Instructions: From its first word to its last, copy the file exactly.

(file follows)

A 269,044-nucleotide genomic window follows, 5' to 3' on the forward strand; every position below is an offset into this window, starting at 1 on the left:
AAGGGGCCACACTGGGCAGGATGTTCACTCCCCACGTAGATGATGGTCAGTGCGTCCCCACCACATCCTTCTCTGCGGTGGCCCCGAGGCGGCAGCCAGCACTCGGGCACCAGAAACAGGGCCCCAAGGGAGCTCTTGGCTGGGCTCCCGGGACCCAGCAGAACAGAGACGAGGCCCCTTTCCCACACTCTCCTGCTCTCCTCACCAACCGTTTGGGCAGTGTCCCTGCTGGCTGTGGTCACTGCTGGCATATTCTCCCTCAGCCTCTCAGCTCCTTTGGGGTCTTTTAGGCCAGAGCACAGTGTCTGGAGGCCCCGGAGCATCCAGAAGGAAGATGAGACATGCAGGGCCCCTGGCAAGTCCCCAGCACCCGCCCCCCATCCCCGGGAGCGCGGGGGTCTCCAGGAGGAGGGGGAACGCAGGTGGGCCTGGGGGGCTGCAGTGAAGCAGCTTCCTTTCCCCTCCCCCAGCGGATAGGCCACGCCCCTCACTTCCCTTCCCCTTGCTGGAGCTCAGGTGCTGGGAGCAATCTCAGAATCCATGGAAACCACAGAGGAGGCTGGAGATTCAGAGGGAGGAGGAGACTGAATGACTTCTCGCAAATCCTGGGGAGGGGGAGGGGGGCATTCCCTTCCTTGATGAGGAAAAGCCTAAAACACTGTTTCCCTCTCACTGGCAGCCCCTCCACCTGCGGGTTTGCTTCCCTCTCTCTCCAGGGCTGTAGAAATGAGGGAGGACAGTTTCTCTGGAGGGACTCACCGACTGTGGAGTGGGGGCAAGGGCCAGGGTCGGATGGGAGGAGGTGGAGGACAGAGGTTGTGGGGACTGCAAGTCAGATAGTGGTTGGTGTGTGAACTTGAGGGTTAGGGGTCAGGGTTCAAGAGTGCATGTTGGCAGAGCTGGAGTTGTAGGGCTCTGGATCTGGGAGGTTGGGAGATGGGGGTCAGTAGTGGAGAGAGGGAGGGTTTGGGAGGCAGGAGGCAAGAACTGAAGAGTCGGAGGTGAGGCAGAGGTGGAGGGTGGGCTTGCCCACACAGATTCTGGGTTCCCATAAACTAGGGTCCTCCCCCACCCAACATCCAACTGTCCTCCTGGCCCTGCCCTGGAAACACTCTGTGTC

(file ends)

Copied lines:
A 269,044-nucleotide genomic window follows, 5' to 3' on the forward strand; every position below is an offset into this window, starting at 1 on the left:
AAGGGGCCACACTGGGCAGGATGTTCACTCCCCACGTAGATGATGGTCAGTGCGTCCCCACCACATCCTTCTCTGCGGTGGCCCCGAGGCGGCAGCCAGCACTCGGGCACCAGAAACAGGGCCCCAAGGGAGCTCTTGGCTGGGCTCCCGGGACCCAGCAGAACAGAGACGAGGCCCCTTTCCCACACTCTCCTGCTCTCCTCACCAACCGTTTGGGCAGTGTCCCTGCTGGCTGTGGTCACTGCTGGCATATTCTCCCTCAGCCTCTCAGCTCCTTTGGGGTCTTTTAGGCCAGAGCACAGTGTCTGGAGGCCCCGGAGCATCCAGAAGGAAGATGAGACATGCAGGGCCCCTGGCAAGTCCCCAGCACCCGCCCCCCATCCCCGGGAGCGCGGGGGTCTCCAGGAGGAGGGGGAACGCAGGTGGGCCTGGGGGGCTGCAGTGAAGCAGCTTCCTTTCCCCTCCCCCAGCGGATAGGCCACGCCCCTCACTTCCCTTCCCCTTGCTGGAGCTCAGGTGCTGGGAGCAATCTCAGAATCCATGGAAACCACAGAGGAGGCTGGAGATTCAGAGGGAGGAGGAGACTGAATGACTTCTCGCAAATCCTGGGGAGGGGGAGGGGGGCATTCCCTTCCTTGATGAGGAAAAGCCTAAAACACTGTTTCCCTCTCACTGGCAGCCCCTCCACCTGCGGGTTTGCTTCCCTCTCTCTCCAGGGCTGTAGAAATGAGGGAGGACAGTTTCTCTGGAGGGACTCACCGACTGTGGAGTGGGGGCAAGGGCCAGGGTCGGATGGGAGGAGGTGGAGGACAGAGGTTGTGGGGACTGCAAGTCAGATAGTGGTTGGTGTGTGAACTTGAGGGTTAGGGGTCAGGGTTCAAGAGTGCATGTTGGCAGAGCTGGAGTTGTAGGGCTCTGGATCTGGGAGGTTGGGAGATGGGGGTCAGTAGTGGAGAGAGGGAGGGTTTGGGAGGCAGGAGGCAAGAACTGAAGAGTCGGAGGTGAGGCAGAGGTGGAGGGTGGGCTTGCCCACACAGATTCTGGGTTCCCATAAACTAGGGTCCTCCCCCACCCAACATCCAACTGTCCTCCTGGCCCTGCCCTGGAAACACTCTGTGTC